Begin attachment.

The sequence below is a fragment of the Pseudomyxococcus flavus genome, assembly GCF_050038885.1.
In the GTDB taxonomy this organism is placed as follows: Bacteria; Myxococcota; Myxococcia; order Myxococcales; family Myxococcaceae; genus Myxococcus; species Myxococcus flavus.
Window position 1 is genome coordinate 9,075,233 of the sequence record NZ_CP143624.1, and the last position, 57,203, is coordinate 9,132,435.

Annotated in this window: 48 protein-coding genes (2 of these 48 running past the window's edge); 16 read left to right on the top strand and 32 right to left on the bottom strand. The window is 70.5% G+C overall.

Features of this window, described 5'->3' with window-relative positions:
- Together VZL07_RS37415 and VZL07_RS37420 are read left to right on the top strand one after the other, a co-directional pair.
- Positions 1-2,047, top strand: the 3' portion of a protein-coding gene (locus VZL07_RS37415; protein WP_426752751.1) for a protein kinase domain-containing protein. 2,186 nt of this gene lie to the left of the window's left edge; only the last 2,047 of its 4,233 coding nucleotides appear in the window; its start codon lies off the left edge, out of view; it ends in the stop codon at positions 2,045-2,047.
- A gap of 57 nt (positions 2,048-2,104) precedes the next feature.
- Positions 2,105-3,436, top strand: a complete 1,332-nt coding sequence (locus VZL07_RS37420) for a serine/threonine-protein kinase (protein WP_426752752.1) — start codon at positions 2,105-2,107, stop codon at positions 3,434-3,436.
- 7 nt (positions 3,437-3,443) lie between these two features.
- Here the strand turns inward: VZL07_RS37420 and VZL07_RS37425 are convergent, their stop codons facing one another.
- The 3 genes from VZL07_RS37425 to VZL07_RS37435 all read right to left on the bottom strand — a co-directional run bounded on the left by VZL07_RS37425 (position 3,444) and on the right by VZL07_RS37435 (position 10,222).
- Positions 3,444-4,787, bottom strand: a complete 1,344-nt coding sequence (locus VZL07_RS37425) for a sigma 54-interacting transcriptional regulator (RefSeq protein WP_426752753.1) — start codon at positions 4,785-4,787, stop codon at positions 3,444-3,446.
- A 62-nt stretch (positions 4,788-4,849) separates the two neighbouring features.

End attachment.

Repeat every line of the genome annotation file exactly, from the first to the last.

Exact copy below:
The sequence below is a fragment of the Pseudomyxococcus flavus genome, assembly GCF_050038885.1.
In the GTDB taxonomy this organism is placed as follows: Bacteria; Myxococcota; Myxococcia; order Myxococcales; family Myxococcaceae; genus Myxococcus; species Myxococcus flavus.
Window position 1 is genome coordinate 9,075,233 of the sequence record NZ_CP143624.1, and the last position, 57,203, is coordinate 9,132,435.

Annotated in this window: 48 protein-coding genes (2 of these 48 running past the window's edge); 16 read left to right on the top strand and 32 right to left on the bottom strand. The window is 70.5% G+C overall.

Features of this window, described 5'->3' with window-relative positions:
- Together VZL07_RS37415 and VZL07_RS37420 are read left to right on the top strand one after the other, a co-directional pair.
- Positions 1-2,047, top strand: the 3' portion of a protein-coding gene (locus VZL07_RS37415; protein WP_426752751.1) for a protein kinase domain-containing protein. 2,186 nt of this gene lie to the left of the window's left edge; only the last 2,047 of its 4,233 coding nucleotides appear in the window; its start codon lies off the left edge, out of view; it ends in the stop codon at positions 2,045-2,047.
- A gap of 57 nt (positions 2,048-2,104) precedes the next feature.
- Positions 2,105-3,436, top strand: a complete 1,332-nt coding sequence (locus VZL07_RS37420) for a serine/threonine-protein kinase (protein WP_426752752.1) — start codon at positions 2,105-2,107, stop codon at positions 3,434-3,436.
- 7 nt (positions 3,437-3,443) lie between these two features.
- Here the strand turns inward: VZL07_RS37420 and VZL07_RS37425 are convergent, their stop codons facing one another.
- The 3 genes from VZL07_RS37425 to VZL07_RS37435 all read right to left on the bottom strand — a co-directional run bounded on the left by VZL07_RS37425 (position 3,444) and on the right by VZL07_RS37435 (position 10,222).
- Positions 3,444-4,787, bottom strand: a complete 1,344-nt coding sequence (locus VZL07_RS37425) for a sigma 54-interacting transcriptional regulator (RefSeq protein WP_426752753.1) — start codon at positions 4,785-4,787, stop codon at positions 3,444-3,446.
- A 62-nt stretch (positions 4,788-4,849) separates the two neighbouring features.